New technology, which started as pollution control effort, could detect explosives invisible to metal detectors.
Last fall we interviewed George N. Hatsopoulos, founder of Thermo Electron Corp., about the way he discovers new businesses ("The Thinking Man's CEO," November 1988, [Article link]). As it turns out, one of those businesses may offer a solution to a vexing problem posed by the December bombing of Pan American Flight 103 -- the problem of detecting explosives that are invisible to metal sensors.
The answer appears to lie with a technology known as chemiluminescence, which Thermo Electron first worked with in 1970, while designing a cleaner-burning engine for Ford Motor Co. In the course of the project, Thermo Electron's engineers created an instrument for measuring pollutant emissions (in parts per million). Subsequently, the engine project was shelved, but the measuring device continued to be used by government agencies and industry for checking air quality.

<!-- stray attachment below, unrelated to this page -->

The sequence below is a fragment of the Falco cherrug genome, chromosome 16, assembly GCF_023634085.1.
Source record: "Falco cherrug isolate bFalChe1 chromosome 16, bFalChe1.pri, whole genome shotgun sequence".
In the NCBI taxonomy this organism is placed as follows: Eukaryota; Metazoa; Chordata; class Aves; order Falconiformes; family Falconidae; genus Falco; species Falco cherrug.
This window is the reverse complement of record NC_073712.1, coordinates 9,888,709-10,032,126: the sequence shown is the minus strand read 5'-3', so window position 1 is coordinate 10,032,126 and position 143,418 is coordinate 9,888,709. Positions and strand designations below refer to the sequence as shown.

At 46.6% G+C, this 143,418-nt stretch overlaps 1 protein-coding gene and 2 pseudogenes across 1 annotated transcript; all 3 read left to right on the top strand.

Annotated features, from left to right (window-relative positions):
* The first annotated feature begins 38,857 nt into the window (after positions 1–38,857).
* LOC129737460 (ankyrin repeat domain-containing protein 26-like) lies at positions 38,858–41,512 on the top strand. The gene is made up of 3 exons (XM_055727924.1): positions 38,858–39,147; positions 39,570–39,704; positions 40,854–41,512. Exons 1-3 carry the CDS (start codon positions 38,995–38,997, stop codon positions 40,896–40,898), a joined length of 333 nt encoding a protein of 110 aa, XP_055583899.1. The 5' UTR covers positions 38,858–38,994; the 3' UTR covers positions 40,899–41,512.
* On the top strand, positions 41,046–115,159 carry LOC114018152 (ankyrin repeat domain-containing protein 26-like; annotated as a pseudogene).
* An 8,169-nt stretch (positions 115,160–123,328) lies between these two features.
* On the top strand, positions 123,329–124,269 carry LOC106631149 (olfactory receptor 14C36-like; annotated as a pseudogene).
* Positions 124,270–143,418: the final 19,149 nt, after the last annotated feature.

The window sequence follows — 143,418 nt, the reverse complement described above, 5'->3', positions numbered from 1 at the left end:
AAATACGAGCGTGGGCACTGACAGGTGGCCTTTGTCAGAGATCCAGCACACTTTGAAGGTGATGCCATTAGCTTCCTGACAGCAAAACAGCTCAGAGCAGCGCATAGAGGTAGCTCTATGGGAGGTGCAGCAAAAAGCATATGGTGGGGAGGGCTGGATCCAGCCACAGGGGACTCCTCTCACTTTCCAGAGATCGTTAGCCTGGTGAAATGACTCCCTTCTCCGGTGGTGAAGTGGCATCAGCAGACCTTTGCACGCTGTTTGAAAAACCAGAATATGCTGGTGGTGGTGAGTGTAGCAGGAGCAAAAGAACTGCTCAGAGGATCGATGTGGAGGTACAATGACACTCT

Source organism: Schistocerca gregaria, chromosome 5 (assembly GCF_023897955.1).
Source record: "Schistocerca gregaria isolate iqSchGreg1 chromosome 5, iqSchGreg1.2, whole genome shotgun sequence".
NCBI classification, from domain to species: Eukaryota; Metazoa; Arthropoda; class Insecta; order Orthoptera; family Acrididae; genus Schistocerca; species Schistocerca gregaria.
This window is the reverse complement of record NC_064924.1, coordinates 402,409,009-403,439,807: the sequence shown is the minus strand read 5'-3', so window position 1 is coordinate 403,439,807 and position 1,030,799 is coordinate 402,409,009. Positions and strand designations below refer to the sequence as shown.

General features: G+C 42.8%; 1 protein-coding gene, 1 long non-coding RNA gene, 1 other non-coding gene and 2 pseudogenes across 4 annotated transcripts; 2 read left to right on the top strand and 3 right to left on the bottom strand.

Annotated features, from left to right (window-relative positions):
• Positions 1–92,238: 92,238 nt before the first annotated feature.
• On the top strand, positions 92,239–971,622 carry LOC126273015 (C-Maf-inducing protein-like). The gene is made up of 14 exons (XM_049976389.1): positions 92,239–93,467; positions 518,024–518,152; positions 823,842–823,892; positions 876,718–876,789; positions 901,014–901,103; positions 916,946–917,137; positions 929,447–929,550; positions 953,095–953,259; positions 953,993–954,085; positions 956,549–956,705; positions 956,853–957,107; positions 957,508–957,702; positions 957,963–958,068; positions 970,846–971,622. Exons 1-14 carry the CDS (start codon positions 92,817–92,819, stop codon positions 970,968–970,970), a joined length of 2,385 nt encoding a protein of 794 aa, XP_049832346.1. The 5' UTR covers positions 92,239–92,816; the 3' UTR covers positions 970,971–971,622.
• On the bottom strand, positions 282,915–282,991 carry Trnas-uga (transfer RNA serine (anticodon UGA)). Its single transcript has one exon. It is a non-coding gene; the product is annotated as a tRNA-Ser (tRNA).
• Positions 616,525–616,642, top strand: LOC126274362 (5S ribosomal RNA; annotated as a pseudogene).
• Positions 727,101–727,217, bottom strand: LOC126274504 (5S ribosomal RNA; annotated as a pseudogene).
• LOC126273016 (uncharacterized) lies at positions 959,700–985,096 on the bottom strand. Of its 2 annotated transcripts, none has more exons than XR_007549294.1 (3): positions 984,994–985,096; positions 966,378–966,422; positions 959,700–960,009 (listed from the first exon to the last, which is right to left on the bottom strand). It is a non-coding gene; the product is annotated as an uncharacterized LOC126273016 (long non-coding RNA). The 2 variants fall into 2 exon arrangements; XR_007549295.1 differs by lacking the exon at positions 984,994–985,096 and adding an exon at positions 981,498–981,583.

Today, the technology has improved to the point where "we can detect one part per hundred trillion," says John Wood, president of Thermedics Inc., a Thermo Electron subsidiary. That ability has enabled the company to develop instruments for identifying carcinogens in food and chemicals; monitoring nitroglycerin in the blood of heart patients; and, most recently, detecting plastic explosives and drugs. The irony, of course, is that Thermo Electron did not set out to be in this business at all. And the lesson? An old one -- that innovation is a tortuous path.